There are plenty of reasons to bring back a character as memorable and important as Sarah Connor is to the Terminator franchise. Among the typical reasons of bringing original franchise fans back under the tent, as well as erasing the series of the franchise’s more questionable follow-ups, there’s one in particular that appealed to series creator James Cameron when he sat down to help craft what we’ve come to know recently as Terminator: Dark Fate.
For him, Sarah Connor not only represents the good old days of his franchise’s vision, she’s also a counterpart to some male actors who have been given the chance she has now to become what he calls a, “bad grandma with a shotgun.” Cameron explained this in the following remarks from a recent interview:
Sure, there are lots of female empowerment characters -- you've got Captain Marvel and Wonder Woman and Black Widow. There's quite a list. How many of them are over 40? Not too many. Gets to be a very short list. Talking about action empowered, action females. There are all these dewy young things. How many of them are over 60? Big fat zero. And now you start looking back through history and how many female action hero prototypical characters that were over 60. Lots of guys. Lots of midlife crisis guys -- you know, Bruce Wilis, Liam Neeson, Clint Eastwood, they're still packing guns into their 80s. How many ladies? Not too many. So I thought, 'This is worth doing, this is a great thing to do.'
Much like the return of James Cameron and Arnold Schwarzenegger to the Terminator franchise in Terminator: Dark Fate, bringing back Linda Hamilton’s female bad ass from the original two films signals the return of the original team that made The Terminator and Terminator 2: Judgement Day so memorable. But in addition, Hamilton can now claim herself as a role model in the same vein as Bruce Willis, Liam Neeson, and Clint Eastwood before her, as Sarah Connor’s return is key to the story that James Cameron helped set out to tell in Terminator: Dark Fate.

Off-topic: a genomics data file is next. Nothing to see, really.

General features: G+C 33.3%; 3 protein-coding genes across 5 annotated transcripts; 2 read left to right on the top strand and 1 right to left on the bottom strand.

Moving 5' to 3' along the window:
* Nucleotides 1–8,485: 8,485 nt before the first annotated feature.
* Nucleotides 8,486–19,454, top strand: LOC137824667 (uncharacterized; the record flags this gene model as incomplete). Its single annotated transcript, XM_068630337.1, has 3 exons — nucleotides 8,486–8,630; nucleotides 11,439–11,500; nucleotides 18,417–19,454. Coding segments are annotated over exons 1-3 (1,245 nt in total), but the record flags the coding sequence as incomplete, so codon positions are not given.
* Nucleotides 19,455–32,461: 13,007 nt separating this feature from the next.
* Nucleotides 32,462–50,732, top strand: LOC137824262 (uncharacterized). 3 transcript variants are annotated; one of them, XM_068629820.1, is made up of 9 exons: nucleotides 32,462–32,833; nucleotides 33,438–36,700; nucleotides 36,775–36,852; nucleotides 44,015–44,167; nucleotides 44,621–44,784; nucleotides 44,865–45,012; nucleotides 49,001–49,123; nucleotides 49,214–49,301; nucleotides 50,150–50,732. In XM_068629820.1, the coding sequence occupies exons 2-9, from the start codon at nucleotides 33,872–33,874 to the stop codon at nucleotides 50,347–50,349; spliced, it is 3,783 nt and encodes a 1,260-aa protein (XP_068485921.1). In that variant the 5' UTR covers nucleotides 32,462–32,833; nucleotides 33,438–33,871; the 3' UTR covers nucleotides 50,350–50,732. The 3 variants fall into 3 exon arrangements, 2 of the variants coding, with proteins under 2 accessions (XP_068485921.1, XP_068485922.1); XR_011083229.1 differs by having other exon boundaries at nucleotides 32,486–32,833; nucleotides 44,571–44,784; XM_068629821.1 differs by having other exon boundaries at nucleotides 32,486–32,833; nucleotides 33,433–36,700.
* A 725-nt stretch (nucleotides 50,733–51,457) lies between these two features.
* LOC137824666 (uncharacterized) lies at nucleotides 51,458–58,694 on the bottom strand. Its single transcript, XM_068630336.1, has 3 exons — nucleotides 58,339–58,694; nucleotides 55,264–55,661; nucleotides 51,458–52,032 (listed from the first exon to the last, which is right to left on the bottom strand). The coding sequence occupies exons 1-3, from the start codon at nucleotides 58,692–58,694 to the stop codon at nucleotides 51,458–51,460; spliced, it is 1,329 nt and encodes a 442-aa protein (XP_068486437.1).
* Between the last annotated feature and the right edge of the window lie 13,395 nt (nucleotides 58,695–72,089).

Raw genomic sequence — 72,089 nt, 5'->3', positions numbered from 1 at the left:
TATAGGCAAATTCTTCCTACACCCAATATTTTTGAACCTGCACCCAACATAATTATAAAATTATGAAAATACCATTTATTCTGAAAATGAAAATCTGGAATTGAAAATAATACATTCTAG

This information from James Cameron, who serves as not only a producer but a writer on Terminator: Dark Fate, came from a now-pulled interview that he’d done with Flicks and the City. And in that same interview, in-between mentioning how this new film would be a continuation of John Connor’s story from Terminator 2, Cameron continued to lay down just why Sarah Connor’s inclusion in this latest film, alongside co-stars Mackenzie Davis’ Grace and Natalia Reyes’ Dani, is so important.
As it turns out, in his eyes, Sarah Connor is part of a trinity of the following archetypes he wanted to use in the film’s story:
In the Greek mythology, you have the three female archetypes -- there's the virgin, the mother, and the grandmother. Well, in our society, we discount the grandmother. But in ancient societies, the grandmother was the keeper of wisdom, the judge, the keeper of the values, sometimes the witch, the sorceress, the seer of the future. ... So this is a powerful archetypal figure. You put that together with a known great kickass action hero I think you've got something special and something you haven't seen before. ... She's bad grandma with a shotgun, and you'd better watch your ass.
Information such as this starts to help decode just what Terminator: Dark Fate may be about, as Linda Hamilton is squarely cast in the role of “grandmother” Sarah Connor, bringing new light to a Greek archetype that gets overlooked quite often. Which means that newcomers Grace and Dani are probably the “Mother” and the “Virgin” respectively, as Grace looks to come from an embattled future in order to protect Dani, a virgin in the sense that this is her first foray into the world of Skynet’s covert war against humanity.
How these respective roles will play out, and whether or not Sarah Connor will survive her return to the party in Terminator: Dark Fate are both up in the air. But if James Cameron keeps giving interviews such as this one, we’ll probably get just enough clues to start asking some specific questions pertaining to that very subject.
Terminator: Dark Fate will be released into theaters on November 1, so let the self-ass watching commence!